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Distinct interethnic differences in IgG class/subclass and IgM antibody responses to malaria antigens but not in IgG responses to non-malarial antigens in sympatric tribes living in West Africa
Stockholm University, Faculty of Science, The Wenner-Gren Institute .
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2005 (English)In: Scandinavian Journal of Immunology, ISSN 0300-9475, E-ISSN 1365-3083, Vol. 61, no 4, 380-386 p.Article in journal (Refereed) Published
Abstract [en]

The well-established relative resistance to malaria observed in the Fulani as compared with other sympatric tribes in West Africa has been attributed to their higher levels of serum immunoglobulin (Ig) G antibodies to malarial antigens. In this study, we confirm and extend the previous findings by analyses of the levels of IgM, IgG and IgG subclasses of anti-malarial antibodies in asymptomatic individuals of different sympatric tribes in Burkina Faso (Fulani/Mossi) and Mali (Fulani/Dogon). The Fulani showed significantly higher median concentrations of anti-malarial IgG and IgM antibodies than the sympatric tribes at both locations. Although the overall subclass pattern of antibodies did not differ between the tribes, with IgG1 and IgG3 as dominant, the Fulani showed consistently significantly higher levels of these subclasses as compared with those of the non-Fulani individuals. No significant differences were seen in the levels of total IgG between the tribes, but the Fulani showed significantly higher levels of total IgM than their neighbours in both countries. While the antibody levels to some nonmalarial antigens showed the same pattern of differences seen for antibody levels to malaria antigens, no significant such differences were seen with antibodies to other nonmalarial antigens. In conclusion, our results show that the Fulani in two different countries show higher levels of anti-malarial antibodies than sympatric tribes, and this appears not to be a reflection of a general hyper-reactivity in the Fulani.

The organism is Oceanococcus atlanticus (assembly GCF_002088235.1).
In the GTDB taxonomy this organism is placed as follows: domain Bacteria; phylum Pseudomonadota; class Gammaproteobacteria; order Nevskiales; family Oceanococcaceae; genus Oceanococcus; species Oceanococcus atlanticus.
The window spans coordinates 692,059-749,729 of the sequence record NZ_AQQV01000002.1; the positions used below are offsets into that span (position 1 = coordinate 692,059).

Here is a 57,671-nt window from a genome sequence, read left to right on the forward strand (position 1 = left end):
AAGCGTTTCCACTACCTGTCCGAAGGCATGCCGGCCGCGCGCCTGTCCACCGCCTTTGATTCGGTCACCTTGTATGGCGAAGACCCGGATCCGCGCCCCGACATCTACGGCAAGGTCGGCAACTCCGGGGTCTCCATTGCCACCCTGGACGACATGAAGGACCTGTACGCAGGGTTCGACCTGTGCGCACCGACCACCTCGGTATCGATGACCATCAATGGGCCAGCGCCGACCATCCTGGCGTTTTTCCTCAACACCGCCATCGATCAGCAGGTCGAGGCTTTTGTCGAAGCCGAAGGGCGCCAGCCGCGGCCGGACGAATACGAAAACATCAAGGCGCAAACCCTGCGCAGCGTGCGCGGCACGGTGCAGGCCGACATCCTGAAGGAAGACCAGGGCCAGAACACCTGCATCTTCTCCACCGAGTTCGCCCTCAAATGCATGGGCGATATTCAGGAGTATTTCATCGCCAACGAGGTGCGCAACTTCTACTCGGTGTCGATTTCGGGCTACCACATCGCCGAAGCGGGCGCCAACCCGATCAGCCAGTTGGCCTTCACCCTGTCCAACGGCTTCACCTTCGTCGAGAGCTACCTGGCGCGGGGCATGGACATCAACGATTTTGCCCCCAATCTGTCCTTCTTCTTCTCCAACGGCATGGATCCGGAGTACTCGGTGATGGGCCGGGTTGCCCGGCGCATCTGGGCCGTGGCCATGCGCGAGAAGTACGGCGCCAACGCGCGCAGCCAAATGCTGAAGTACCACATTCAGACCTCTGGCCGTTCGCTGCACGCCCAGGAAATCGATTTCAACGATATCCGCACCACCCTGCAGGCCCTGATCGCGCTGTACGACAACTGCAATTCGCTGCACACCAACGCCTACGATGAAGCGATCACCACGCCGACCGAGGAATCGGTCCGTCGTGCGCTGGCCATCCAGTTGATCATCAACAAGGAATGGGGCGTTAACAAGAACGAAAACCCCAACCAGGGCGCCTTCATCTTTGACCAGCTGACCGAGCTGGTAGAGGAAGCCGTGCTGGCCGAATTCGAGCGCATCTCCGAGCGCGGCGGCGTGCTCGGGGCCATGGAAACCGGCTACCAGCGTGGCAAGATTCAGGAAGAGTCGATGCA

Place, publisher, year, edition, pages
2005. Vol. 61, no 4, 380-386 p.
Keyword [en]
*IMMUNOGLOBULIN G *MALARIA *PROTOZOAN diseases *ANTIGENS *IMMUNITY
National Category
Immunology in the medical area
Identifiers
URN: urn:nbn:se:su:diva-23516DOI: 10.1111/j.1365-3083.2005.01587.xOAI: oai:DiVA.org:su-23516DiVA: diva2:192441
Note
Part of urn:nbn:se:su:diva-320Available from: 2004-12-20 Created: 2004-12-20 Last updated: 2017-12-13Bibliographically approved
In thesis
1. T cell and antibody responses in Plasmodium falciparum malaria and their relation to disease susceptibility
Open this publication in new window or tab >>T cell and antibody responses in Plasmodium falciparum malaria and their relation to disease susceptibility
2004 (English)Doctoral thesis, comprehensive summary (Other academic)
Abstract [en]

Malaria antigen-induced polarization of T cells into effectors Th1 and/or Th2 cells and their subsequent release of cytokines is known to affect antibody production. This thesis includes studies on early innate responses to the parasite, with a focus on γδT cells, and acquired specific responses in African sympatric ethnic tribes. In the last part of this thesis, a method for enrichment for the asexual blood stages of P. falciparum and their use in in vitro T-cell studies is presented.